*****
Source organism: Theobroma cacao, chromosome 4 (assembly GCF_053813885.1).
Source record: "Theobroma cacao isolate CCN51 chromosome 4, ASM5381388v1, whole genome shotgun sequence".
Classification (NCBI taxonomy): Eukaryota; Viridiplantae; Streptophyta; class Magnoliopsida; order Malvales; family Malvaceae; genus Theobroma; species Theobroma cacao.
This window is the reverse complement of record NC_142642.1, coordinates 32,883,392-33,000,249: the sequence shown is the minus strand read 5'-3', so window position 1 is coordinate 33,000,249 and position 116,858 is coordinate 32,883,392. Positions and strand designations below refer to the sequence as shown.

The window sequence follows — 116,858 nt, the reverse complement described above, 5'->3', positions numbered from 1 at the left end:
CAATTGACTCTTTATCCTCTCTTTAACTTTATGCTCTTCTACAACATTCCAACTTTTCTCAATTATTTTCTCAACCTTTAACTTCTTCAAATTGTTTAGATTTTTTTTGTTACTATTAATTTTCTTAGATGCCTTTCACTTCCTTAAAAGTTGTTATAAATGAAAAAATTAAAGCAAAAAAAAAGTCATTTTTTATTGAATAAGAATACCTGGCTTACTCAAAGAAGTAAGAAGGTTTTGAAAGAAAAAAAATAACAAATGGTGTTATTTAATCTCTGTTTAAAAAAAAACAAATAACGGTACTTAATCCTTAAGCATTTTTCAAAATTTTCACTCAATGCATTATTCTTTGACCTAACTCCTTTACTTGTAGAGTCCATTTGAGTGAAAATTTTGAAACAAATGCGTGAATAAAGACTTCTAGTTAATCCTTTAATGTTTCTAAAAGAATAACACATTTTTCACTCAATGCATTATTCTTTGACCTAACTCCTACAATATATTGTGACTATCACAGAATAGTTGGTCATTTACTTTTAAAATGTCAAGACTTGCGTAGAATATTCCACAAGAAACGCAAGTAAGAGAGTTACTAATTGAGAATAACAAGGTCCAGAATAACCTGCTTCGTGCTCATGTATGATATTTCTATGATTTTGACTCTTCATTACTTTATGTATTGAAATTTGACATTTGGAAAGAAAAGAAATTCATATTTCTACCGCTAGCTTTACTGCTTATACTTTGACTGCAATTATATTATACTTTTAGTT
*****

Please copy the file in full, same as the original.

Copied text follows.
Source organism: Theobroma cacao, chromosome 4 (assembly GCF_053813885.1).
Source record: "Theobroma cacao isolate CCN51 chromosome 4, ASM5381388v1, whole genome shotgun sequence".
Classification (NCBI taxonomy): Eukaryota; Viridiplantae; Streptophyta; class Magnoliopsida; order Malvales; family Malvaceae; genus Theobroma; species Theobroma cacao.
This window is the reverse complement of record NC_142642.1, coordinates 32,883,392-33,000,249: the sequence shown is the minus strand read 5'-3', so window position 1 is coordinate 33,000,249 and position 116,858 is coordinate 32,883,392. Positions and strand designations below refer to the sequence as shown.

The window sequence follows — 116,858 nt, the reverse complement described above, 5'->3', positions numbered from 1 at the left end:
CAATTGACTCTTTATCCTCTCTTTAACTTTATGCTCTTCTACAACATTCCAACTTTTCTCAATTATTTTCTCAACCTTTAACTTCTTCAAATTGTTTAGATTTTTTTTGTTACTATTAATTTTCTTAGATGCCTTTCACTTCCTTAAAAGTTGTTATAAATGAAAAAATTAAAGCAAAAAAAAAGTCATTTTTTATTGAATAAGAATACCTGGCTTACTCAAAGAAGTAAGAAGGTTTTGAAAGAAAAAAAATAACAAATGGTGTTATTTAATCTCTGTTTAAAAAAAAACAAATAACGGTACTTAATCCTTAAGCATTTTTCAAAATTTTCACTCAATGCATTATTCTTTGACCTAACTCCTTTACTTGTAGAGTCCATTTGAGTGAAAATTTTGAAACAAATGCGTGAATAAAGACTTCTAGTTAATCCTTTAATGTTTCTAAAAGAATAACACATTTTTCACTCAATGCATTATTCTTTGACCTAACTCCTACAATATATTGTGACTATCACAGAATAGTTGGTCATTTACTTTTAAAATGTCAAGACTTGCGTAGAATATTCCACAAGAAACGCAAGTAAGAGAGTTACTAATTGAGAATAACAAGGTCCAGAATAACCTGCTTCGTGCTCATGTATGATATTTCTATGATTTTGACTCTTCATTACTTTATGTATTGAAATTTGACATTTGGAAAGAAAAGAAATTCATATTTCTACCGCTAGCTTTACTGCTTATACTTTGACTGCAATTATATTATACTTTTAGTT